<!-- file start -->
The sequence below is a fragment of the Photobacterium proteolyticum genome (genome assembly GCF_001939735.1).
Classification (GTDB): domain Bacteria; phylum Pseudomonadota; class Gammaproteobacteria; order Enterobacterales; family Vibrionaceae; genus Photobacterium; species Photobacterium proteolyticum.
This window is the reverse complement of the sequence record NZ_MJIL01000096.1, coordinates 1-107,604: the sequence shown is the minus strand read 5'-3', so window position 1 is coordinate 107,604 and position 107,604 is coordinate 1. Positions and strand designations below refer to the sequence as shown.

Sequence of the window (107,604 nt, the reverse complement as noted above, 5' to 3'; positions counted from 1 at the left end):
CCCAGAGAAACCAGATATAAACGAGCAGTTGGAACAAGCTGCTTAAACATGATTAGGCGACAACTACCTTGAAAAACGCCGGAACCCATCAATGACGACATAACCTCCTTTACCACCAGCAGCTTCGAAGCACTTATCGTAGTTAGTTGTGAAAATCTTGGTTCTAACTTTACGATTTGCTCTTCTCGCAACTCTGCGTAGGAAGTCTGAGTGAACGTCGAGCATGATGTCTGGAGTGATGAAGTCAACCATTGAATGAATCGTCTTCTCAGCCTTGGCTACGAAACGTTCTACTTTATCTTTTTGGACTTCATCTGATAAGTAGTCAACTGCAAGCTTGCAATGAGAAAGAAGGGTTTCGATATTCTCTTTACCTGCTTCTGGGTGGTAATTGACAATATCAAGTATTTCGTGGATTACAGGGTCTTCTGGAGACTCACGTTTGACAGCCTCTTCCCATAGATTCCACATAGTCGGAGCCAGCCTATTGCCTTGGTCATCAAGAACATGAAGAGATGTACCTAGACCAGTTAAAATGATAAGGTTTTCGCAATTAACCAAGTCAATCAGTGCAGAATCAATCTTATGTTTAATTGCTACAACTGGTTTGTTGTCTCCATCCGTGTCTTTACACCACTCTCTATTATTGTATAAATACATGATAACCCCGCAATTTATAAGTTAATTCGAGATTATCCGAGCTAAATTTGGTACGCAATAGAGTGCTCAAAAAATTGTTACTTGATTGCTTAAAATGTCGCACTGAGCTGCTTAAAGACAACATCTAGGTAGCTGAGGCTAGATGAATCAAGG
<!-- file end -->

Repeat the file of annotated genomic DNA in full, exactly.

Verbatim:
The sequence below is a fragment of the Photobacterium proteolyticum genome (genome assembly GCF_001939735.1).
Classification (GTDB): domain Bacteria; phylum Pseudomonadota; class Gammaproteobacteria; order Enterobacterales; family Vibrionaceae; genus Photobacterium; species Photobacterium proteolyticum.
This window is the reverse complement of the sequence record NZ_MJIL01000096.1, coordinates 1-107,604: the sequence shown is the minus strand read 5'-3', so window position 1 is coordinate 107,604 and position 107,604 is coordinate 1. Positions and strand designations below refer to the sequence as shown.

Sequence of the window (107,604 nt, the reverse complement as noted above, 5' to 3'; positions counted from 1 at the left end):
CCCAGAGAAACCAGATATAAACGAGCAGTTGGAACAAGCTGCTTAAACATGATTAGGCGACAACTACCTTGAAAAACGCCGGAACCCATCAATGACGACATAACCTCCTTTACCACCAGCAGCTTCGAAGCACTTATCGTAGTTAGTTGTGAAAATCTTGGTTCTAACTTTACGATTTGCTCTTCTCGCAACTCTGCGTAGGAAGTCTGAGTGAACGTCGAGCATGATGTCTGGAGTGATGAAGTCAACCATTGAATGAATCGTCTTCTCAGCCTTGGCTACGAAACGTTCTACTTTATCTTTTTGGACTTCATCTGATAAGTAGTCAACTGCAAGCTTGCAATGAGAAAGAAGGGTTTCGATATTCTCTTTACCTGCTTCTGGGTGGTAATTGACAATATCAAGTATTTCGTGGATTACAGGGTCTTCTGGAGACTCACGTTTGACAGCCTCTTCCCATAGATTCCACATAGTCGGAGCCAGCCTATTGCCTTGGTCATCAAGAACATGAAGAGATGTACCTAGACCAGTTAAAATGATAAGGTTTTCGCAATTAACCAAGTCAATCAGTGCAGAATCAATCTTATGTTTAATTGCTACAACTGGTTTGTTGTCTCCATCCGTGTCTTTACACCACTCTCTATTATTGTATAAATACATGATAACCCCGCAATTTATAAGTTAATTCGAGATTATCCGAGCTAAATTTGGTACGCAATAGAGTGCTCAAAAAATTGTTACTTGATTGCTTAAAATGTCGCACTGAGCTGCTTAAAGACAACATCTAGGTAGCTGAGGCTAGATGAATCAAGG